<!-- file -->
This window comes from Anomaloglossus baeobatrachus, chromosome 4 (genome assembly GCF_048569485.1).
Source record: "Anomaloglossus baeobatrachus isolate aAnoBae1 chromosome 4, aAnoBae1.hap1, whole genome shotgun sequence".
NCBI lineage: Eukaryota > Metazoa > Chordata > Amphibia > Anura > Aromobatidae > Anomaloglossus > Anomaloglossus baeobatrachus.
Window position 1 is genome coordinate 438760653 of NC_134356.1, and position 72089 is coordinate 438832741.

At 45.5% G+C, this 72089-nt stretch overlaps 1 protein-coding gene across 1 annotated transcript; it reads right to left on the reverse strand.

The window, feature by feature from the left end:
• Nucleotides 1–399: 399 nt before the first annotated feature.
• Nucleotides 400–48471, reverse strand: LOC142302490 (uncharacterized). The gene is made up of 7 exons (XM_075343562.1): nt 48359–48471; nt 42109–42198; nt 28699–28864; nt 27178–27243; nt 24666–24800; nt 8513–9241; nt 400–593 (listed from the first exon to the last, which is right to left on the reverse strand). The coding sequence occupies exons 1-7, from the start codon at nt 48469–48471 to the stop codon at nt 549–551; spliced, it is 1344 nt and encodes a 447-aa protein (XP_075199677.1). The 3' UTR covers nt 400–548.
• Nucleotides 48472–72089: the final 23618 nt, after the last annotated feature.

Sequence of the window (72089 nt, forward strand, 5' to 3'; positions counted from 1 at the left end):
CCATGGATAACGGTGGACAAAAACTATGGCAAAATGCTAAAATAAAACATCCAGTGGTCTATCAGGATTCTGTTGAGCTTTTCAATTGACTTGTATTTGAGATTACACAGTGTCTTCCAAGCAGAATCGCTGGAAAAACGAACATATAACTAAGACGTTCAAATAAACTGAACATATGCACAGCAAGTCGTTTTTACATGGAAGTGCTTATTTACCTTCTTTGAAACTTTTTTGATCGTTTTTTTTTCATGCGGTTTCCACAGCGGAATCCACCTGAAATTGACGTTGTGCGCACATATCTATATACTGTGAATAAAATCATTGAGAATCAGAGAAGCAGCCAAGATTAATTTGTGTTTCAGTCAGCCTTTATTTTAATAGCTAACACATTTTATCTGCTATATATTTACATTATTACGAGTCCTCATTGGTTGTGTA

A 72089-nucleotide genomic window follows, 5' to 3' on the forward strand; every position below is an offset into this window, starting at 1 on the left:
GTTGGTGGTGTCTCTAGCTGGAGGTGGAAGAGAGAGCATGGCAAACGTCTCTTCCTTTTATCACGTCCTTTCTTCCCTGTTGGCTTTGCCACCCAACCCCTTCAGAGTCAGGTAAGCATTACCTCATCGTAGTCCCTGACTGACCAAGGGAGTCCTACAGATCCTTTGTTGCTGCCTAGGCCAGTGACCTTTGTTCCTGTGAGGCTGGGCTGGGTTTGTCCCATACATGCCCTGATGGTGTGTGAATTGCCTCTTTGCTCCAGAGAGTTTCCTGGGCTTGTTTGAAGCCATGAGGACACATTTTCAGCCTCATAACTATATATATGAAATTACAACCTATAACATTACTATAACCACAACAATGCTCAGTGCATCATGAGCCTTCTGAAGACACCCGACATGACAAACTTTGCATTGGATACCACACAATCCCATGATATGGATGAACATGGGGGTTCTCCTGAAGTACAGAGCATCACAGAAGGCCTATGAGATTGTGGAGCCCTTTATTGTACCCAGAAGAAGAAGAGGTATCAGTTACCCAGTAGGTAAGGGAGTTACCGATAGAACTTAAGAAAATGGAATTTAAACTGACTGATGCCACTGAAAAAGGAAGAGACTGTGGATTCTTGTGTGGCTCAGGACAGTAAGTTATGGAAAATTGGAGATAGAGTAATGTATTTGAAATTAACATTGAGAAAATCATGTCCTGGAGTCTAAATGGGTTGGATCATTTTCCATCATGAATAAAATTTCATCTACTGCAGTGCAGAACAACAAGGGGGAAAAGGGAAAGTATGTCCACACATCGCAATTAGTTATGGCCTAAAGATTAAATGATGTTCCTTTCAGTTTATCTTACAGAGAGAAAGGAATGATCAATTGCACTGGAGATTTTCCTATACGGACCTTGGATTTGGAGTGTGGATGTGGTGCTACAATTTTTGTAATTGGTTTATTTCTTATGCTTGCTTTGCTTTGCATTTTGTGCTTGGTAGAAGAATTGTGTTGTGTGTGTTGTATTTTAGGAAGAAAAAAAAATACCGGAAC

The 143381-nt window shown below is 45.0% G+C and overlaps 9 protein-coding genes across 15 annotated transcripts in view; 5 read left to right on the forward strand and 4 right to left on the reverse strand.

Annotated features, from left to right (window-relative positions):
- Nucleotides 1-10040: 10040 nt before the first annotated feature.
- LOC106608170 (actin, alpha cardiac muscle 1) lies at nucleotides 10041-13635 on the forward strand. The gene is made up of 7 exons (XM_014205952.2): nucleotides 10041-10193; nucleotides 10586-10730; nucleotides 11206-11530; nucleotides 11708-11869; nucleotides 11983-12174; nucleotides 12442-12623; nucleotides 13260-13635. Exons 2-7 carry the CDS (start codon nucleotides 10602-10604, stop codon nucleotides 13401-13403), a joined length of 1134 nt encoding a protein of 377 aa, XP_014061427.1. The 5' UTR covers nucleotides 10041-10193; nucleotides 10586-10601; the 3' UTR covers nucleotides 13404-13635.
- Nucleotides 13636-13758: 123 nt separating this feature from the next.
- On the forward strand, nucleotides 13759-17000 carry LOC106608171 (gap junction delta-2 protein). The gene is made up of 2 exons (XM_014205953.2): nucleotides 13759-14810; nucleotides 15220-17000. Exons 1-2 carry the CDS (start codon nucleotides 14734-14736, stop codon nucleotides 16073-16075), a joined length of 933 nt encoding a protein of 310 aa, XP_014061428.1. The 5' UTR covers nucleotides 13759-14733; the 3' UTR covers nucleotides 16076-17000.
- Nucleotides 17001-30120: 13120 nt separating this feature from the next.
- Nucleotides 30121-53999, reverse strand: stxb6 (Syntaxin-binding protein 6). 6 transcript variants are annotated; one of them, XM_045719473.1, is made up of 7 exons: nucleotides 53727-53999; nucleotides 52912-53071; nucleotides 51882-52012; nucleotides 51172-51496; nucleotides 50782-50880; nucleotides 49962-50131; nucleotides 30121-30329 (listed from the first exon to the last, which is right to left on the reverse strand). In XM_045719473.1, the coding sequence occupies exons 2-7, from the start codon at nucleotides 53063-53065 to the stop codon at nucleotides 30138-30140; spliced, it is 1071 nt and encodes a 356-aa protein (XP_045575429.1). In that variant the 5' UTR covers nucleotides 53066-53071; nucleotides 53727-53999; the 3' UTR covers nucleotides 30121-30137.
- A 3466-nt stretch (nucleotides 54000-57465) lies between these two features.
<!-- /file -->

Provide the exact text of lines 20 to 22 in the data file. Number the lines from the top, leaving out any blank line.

- Nucleotides 17001-30120: 13120 nt separating this feature from the next.
- Nucleotides 30121-53999, reverse strand: stxb6 (Syntaxin-binding protein 6). 6 transcript variants are annotated; one of them, XM_045719473.1, is made up of 7 exons: nucleotides 53727-53999; nucleotides 52912-53071; nucleotides 51882-52012; nucleotides 51172-51496; nucleotides 50782-50880; nucleotides 49962-50131; nucleotides 30121-30329 (listed from the first exon to the last, which is right to left on the reverse strand). In XM_045719473.1, the coding sequence occupies exons 2-7, from the start codon at nucleotides 53063-53065 to the stop codon at nucleotides 30138-30140; spliced, it is 1071 nt and encodes a 356-aa protein (XP_045575429.1). In that variant the 5' UTR covers nucleotides 53066-53071; nucleotides 53727-53999; the 3' UTR covers nucleotides 30121-30137.
- A 3466-nt stretch (nucleotides 54000-57465) lies between these two features.